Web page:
And, segue to our rhythm stick games! We have continued with these progressive stick passing games, which we started last Term, in all the Neighbourhoods from Prep to Yr 4/5s. Each of these games comes with any number of different challenges when working in a group of around 24 students, all seated on the floor in a circle. My challenge is to find the simplest and clearest language to ‘call’ the instructions. ‘Pick up you red stick in your right hand. Pass it over your own blue stick (in front of you on the floor), and place it in front of the person on your left.’ Sometimes we chant the instructions so that we can ‘self diagnose’ where any confusions may be. Patience, focus, and setting up your neighbour for success by placing the stick perfectly in front of them, were identified by the students as being behaviours that would help the group achieve success. The group would then be able to increase the speed and accuracy of the resulting percussive beat of the sticks on the floor. When this was looking and sounding great, we changed direction for some blue stick action by passing the sticks counterclockwise around the circle. The students commented that for almost all of them, this was challenging because they were not using their leading hand, but it was a relief for our left handed students!

We are very excited to be planning a big community event for Tuesday December 12th. It’s always a delight to welcome families to our school Expos to visit the Neighbourhoods and share in the students’ learning, and to invite younger siblings to the African Drumming Circle to enjoy exploring the djembe drums. This year, our expo will include a family community picnic with entertainment. We are thrilled that Eddie Perfect has accepted our invitation to not only MC this event, but to also work with the students to compose a new song which will express their thoughts and excitement about all the celebrations that make the end of the year so special. It is great to have Eddie’s expertise and energy to also draw together musicians from our parent community to form a band which will accompany us all as we sing seasonal songs and clear the air with a rousing finale… Please, if you have seen the Compass notice inviting you to join the parent Band, do please get in touch if you would like to dust off your instrument and join in. You don’t need to be Liberace or a ‘slow hand’ on the guitar 🙂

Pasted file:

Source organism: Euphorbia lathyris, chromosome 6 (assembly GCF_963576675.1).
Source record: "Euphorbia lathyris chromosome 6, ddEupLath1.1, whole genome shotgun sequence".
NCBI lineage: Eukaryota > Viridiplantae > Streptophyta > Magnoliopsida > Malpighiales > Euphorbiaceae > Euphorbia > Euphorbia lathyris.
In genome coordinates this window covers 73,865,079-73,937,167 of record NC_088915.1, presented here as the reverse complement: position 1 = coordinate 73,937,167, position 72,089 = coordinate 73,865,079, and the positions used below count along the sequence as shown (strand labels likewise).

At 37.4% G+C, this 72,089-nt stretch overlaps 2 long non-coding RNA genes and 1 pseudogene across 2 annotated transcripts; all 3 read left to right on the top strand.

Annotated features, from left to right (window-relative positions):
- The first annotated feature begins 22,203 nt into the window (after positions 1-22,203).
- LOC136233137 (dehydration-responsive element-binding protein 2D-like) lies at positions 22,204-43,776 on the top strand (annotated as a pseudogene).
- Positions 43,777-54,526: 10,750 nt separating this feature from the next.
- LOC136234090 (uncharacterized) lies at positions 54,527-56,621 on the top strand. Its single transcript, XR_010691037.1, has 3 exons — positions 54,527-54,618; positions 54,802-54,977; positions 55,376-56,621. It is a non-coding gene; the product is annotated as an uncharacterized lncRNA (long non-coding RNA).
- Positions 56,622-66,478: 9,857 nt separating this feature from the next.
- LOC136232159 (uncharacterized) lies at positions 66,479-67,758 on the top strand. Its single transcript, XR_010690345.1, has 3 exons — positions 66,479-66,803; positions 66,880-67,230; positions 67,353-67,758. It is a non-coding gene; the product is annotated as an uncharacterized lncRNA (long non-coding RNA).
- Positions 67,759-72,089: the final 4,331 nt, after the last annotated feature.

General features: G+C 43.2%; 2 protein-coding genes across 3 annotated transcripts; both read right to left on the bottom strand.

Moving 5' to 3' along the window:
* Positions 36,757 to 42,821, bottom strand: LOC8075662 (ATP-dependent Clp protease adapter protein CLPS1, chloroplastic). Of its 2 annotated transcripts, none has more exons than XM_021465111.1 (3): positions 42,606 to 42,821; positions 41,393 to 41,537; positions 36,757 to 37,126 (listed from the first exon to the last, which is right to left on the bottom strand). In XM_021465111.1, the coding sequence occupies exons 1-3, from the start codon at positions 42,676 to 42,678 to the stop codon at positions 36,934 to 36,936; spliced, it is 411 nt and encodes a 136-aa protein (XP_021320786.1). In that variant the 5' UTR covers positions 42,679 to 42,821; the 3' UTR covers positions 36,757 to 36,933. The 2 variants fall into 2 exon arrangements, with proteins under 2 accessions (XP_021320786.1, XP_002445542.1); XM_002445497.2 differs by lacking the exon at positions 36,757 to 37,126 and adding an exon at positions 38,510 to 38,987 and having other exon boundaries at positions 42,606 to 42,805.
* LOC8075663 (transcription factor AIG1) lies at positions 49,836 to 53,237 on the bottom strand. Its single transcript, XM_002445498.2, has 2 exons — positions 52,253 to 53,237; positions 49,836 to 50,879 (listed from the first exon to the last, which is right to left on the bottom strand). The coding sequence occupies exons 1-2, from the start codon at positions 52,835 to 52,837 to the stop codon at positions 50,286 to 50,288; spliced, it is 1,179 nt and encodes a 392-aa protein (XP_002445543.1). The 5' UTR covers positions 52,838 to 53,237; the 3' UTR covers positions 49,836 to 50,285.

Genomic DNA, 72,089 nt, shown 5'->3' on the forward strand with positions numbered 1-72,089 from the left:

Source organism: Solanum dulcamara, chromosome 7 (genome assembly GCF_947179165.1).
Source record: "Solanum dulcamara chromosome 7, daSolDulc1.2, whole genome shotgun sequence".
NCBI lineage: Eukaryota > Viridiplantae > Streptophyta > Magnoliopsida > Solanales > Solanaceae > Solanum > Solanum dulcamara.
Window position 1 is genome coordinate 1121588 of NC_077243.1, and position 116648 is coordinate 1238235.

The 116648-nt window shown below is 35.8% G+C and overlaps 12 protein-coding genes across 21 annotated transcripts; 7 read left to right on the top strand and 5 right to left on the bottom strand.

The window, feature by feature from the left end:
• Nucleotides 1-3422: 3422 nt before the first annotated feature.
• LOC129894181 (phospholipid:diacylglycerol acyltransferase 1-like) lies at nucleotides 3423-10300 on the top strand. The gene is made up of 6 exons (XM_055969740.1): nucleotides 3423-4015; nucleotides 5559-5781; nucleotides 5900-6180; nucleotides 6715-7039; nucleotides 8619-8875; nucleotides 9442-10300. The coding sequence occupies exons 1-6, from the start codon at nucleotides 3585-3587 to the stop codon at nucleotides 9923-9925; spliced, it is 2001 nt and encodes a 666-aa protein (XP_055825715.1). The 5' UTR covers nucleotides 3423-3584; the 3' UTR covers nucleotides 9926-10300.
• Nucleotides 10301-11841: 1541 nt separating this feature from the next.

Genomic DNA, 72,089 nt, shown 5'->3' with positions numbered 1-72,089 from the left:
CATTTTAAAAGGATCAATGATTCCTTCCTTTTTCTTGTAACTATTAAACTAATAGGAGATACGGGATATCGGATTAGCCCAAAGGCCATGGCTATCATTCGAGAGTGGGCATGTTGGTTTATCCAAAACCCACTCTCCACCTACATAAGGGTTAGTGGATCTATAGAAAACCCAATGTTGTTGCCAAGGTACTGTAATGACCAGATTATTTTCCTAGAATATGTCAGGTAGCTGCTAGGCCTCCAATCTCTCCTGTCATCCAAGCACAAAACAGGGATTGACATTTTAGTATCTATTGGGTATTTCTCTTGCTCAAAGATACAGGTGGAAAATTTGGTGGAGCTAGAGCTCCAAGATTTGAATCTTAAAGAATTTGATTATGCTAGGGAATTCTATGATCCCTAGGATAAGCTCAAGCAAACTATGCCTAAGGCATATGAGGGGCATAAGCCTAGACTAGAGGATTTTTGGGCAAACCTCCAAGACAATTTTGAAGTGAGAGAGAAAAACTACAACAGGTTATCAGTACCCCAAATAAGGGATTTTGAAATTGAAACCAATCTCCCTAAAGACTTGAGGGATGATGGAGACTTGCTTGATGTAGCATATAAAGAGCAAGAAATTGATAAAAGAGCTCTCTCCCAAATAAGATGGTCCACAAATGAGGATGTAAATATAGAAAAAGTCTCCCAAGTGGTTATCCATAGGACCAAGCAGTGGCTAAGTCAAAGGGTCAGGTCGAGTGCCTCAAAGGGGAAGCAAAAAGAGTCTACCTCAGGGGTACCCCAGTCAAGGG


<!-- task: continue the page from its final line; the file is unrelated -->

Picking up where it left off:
Across the Neighbourhoods, we have other projects and preparations brewing. The Preps are rehearsing songs to perform for the Preps of 2024, and we have decided to sing songs which these visiting children will know: You are My Sunshine and The Teddy Bear’s Picnic. Across in Year 12 Ngh2, the students are creating animations with story boards more fantastic than I could ever imagine. I’m delighted to be a part of this inquiry to help the students create the sound worlds for their animations. We have been exploring the how to create the expressive language of pigs (no english allowed), how to sound a stampede of tropical animals, and of course the touch-down sound of a rocket landing on Mars sounds like a slamming door! And, our wonderful Year 6s are brainstorming dreams and ideas for their Graduation Song. It’s all ‘Go’! Many thanks to all for a super start to the Term, and enjoy the next couple of weeks. Cheerio, Deb